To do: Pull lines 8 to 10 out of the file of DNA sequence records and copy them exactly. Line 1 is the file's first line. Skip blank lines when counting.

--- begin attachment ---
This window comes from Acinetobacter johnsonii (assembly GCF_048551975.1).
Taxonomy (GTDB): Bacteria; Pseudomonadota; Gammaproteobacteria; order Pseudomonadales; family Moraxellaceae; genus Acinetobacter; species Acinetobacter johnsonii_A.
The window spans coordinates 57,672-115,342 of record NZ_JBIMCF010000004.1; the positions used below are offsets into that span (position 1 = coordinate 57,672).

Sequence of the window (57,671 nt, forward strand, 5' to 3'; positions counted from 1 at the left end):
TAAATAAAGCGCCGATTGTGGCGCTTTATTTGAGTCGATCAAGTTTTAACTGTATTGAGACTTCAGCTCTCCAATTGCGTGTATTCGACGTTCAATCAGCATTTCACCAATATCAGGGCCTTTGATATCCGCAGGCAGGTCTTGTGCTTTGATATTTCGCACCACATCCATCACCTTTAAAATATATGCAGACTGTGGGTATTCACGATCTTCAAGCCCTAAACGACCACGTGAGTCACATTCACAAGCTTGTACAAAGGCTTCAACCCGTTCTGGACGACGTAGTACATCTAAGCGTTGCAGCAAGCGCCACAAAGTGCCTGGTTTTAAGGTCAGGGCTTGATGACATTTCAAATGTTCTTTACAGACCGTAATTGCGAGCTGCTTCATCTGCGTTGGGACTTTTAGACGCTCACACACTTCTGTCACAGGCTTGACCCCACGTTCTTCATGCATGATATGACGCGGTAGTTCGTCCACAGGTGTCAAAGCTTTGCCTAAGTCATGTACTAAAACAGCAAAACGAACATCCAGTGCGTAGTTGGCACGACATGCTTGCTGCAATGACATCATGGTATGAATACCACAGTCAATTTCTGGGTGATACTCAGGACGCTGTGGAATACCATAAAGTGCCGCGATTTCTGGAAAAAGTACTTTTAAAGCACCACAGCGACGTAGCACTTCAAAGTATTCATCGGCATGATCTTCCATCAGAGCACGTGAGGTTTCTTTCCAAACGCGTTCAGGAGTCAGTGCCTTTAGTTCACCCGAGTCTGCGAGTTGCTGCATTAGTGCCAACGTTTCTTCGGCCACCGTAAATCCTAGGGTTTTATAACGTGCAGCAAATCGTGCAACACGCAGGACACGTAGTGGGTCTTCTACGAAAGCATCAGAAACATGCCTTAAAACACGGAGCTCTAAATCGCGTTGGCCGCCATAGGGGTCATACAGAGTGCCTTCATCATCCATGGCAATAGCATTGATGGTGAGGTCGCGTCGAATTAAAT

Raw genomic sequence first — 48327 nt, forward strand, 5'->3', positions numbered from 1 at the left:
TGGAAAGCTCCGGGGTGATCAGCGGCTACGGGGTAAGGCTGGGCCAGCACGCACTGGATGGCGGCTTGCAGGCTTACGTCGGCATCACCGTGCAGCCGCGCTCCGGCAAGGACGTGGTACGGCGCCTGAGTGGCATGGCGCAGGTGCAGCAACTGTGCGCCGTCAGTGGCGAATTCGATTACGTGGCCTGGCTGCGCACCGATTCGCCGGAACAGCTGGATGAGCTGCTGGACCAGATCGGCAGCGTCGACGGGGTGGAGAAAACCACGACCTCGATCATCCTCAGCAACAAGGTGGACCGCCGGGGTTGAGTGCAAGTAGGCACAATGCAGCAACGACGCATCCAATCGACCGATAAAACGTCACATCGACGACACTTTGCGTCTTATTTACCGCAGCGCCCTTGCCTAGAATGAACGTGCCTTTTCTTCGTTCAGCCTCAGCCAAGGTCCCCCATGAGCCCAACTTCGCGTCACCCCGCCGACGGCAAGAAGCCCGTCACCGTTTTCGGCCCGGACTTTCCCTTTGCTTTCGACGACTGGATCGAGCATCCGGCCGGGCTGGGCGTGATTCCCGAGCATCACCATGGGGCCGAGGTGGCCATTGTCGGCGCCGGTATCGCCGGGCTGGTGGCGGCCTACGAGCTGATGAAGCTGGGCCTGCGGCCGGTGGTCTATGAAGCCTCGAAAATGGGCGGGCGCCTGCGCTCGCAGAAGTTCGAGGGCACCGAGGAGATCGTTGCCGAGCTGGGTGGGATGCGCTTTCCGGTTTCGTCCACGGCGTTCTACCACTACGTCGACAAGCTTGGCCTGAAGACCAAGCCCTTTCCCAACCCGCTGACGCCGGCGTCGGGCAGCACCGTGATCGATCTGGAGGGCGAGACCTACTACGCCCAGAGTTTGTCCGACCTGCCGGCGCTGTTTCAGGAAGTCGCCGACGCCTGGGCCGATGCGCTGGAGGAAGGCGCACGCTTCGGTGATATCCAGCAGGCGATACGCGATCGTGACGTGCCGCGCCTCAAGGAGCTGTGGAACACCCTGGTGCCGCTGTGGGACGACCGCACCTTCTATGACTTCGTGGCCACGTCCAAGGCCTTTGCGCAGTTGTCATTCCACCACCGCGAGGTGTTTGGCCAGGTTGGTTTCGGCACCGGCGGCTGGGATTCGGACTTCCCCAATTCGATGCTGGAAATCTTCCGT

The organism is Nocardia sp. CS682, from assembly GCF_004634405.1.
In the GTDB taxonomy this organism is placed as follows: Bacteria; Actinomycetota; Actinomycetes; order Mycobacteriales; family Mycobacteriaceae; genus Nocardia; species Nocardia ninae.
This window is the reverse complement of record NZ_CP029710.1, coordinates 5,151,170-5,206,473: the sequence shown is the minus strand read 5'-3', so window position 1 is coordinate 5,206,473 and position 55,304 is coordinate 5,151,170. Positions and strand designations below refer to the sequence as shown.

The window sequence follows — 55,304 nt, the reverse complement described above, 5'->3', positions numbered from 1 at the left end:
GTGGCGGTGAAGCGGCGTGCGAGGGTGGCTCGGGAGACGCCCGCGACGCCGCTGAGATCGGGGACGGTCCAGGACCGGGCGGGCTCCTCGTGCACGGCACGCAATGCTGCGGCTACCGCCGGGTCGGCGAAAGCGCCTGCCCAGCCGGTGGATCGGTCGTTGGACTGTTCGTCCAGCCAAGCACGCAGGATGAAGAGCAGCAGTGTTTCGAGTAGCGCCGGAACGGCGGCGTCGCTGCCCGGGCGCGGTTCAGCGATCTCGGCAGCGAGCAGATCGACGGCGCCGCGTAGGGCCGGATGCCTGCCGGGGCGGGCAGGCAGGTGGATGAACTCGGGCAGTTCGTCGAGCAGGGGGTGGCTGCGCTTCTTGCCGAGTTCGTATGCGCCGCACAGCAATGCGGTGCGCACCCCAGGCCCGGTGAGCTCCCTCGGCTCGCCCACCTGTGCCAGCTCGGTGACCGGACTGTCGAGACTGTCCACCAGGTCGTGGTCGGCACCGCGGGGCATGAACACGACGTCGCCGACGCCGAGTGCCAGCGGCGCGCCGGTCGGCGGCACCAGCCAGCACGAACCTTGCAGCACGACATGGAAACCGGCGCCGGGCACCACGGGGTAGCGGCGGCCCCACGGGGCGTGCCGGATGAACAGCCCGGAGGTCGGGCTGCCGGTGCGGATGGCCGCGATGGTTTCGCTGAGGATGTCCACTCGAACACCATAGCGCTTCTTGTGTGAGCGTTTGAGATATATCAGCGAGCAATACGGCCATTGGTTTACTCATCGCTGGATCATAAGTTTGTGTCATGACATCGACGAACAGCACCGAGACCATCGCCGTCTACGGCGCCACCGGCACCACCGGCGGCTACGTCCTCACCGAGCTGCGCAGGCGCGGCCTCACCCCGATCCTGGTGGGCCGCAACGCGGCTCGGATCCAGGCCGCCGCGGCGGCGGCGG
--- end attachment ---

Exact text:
The organism is Nocardia sp. CS682, from assembly GCF_004634405.1.
In the GTDB taxonomy this organism is placed as follows: Bacteria; Actinomycetota; Actinomycetes; order Mycobacteriales; family Mycobacteriaceae; genus Nocardia; species Nocardia ninae.
This window is the reverse complement of record NZ_CP029710.1, coordinates 5,151,170-5,206,473: the sequence shown is the minus strand read 5'-3', so window position 1 is coordinate 5,206,473 and position 55,304 is coordinate 5,151,170. Positions and strand designations below refer to the sequence as shown.